Where to start? Heading into Monday all the talk in Westminster was on whether Theresa May could do enough to persuade her Brexiteer colleagues and the Democratic Unionists to back her deal in a third and final vote.
The plan was to hold the vote on Wednesday and then, subject to approval, head to a European Council summit on Thursday to seek a “short technical extension” to Article 50 in order to pass the necessary legislation to leave.
Enter, John Bercow. The maverick Commons Speaker, in an unexpected twist, told ministers that he would not allow another vote on Mrs May’s deal without “substantial changes”. He later clarified, in answer to a question from Labour MP Hilary Benn, that those changes would have to be something like an alteration to the withdrawal agreement or political declaration – which the EU and government have categorically ruled out.
The ruling blindsided Downing Street and threw an already floundering Brexit strategy into utter chaos.
But, there are a couple of high stakes options still left open to the government. The Withdrawal Agreement Bill could be introduced with a clause overriding the provisions of the EU Withdrawal Act requiring a meaningful vote. Lose that vote and it would truly be bust for the deal.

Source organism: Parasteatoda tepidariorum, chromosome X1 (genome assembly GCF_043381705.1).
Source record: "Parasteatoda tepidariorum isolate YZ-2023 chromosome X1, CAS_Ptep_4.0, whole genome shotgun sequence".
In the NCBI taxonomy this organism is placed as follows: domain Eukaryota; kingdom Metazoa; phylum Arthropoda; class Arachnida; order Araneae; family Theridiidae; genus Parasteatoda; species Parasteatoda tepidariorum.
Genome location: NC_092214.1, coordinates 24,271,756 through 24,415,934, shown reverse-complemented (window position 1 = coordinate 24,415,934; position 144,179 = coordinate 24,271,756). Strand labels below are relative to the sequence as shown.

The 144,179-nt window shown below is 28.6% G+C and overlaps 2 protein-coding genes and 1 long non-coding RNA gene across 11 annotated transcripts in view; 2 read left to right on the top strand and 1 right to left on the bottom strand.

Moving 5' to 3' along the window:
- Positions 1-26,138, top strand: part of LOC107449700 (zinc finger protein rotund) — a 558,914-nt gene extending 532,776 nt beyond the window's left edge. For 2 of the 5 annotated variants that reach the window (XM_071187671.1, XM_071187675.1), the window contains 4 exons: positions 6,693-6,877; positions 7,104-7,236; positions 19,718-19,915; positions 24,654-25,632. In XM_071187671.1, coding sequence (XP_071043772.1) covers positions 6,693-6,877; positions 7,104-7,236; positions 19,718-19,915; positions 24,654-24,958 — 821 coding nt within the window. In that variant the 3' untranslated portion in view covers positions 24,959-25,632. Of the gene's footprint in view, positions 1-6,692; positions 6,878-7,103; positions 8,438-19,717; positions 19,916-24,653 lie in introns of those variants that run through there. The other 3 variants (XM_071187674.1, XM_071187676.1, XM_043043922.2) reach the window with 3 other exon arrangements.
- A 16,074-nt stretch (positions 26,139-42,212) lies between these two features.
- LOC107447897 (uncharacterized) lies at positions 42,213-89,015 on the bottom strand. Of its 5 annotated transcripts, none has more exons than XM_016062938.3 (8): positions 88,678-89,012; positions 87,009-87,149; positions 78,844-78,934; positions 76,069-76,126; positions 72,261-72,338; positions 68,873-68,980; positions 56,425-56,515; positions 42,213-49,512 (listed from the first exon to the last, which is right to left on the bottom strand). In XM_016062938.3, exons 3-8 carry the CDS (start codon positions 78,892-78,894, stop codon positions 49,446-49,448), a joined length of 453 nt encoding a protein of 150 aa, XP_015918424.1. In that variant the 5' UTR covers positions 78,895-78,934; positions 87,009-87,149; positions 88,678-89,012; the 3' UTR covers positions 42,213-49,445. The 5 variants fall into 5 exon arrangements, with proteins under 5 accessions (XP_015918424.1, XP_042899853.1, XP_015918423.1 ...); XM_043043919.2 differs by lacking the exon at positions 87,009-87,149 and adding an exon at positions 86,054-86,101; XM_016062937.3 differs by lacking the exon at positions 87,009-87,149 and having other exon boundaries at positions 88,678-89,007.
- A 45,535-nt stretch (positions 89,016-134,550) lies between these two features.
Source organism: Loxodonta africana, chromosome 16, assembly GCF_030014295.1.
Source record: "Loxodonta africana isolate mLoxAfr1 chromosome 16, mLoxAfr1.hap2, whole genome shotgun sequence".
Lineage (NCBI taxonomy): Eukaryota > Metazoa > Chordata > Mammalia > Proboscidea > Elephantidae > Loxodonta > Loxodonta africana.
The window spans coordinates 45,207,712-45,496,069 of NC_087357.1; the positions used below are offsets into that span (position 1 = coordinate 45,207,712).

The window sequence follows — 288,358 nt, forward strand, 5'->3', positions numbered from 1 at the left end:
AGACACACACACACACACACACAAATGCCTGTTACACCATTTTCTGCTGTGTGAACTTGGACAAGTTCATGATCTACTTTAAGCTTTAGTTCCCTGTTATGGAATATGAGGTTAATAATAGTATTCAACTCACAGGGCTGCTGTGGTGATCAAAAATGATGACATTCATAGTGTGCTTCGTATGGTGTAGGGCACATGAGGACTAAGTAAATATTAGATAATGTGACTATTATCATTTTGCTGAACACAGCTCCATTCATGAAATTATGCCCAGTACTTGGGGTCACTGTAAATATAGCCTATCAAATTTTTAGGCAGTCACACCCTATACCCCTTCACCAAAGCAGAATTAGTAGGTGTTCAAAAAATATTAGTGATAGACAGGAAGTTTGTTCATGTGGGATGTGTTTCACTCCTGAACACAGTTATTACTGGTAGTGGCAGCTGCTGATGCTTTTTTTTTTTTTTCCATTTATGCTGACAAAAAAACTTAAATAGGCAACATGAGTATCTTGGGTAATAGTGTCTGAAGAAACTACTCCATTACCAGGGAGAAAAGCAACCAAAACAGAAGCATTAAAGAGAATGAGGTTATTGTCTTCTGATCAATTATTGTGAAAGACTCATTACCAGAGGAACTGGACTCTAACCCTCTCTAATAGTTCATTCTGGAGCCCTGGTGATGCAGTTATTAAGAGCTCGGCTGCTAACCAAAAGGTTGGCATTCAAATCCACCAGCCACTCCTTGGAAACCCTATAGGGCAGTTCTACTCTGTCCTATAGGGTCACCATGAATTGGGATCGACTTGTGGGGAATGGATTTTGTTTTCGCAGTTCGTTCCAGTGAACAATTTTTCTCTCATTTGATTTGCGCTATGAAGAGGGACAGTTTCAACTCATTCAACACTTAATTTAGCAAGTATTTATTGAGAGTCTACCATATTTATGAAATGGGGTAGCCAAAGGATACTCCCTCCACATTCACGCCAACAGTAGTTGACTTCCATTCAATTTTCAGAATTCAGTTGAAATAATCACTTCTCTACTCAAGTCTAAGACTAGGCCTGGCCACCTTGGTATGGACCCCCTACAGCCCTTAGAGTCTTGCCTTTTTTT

Another option, which has already been mooted by Solicitor General Robert Buckland, would be to end the current parliamentary session by asking the Queen to prorogue Parliament. This would start a new session with a fresh slate and the government would be able to ask MPs to vote on Mrs May’s deal once more. The move would be hugely controversial and would also mean all other legislation currently going through Parliament would be lost.
It would be unwise to speculate on where next, as there are so many variables, but what we do know is that Mrs May will almost certainly request an extension to Article 50 on Thursday. As was set out last week, without a deal, any extension signed off by the EU is likely to be a long one – kicking Brexit even further down the road.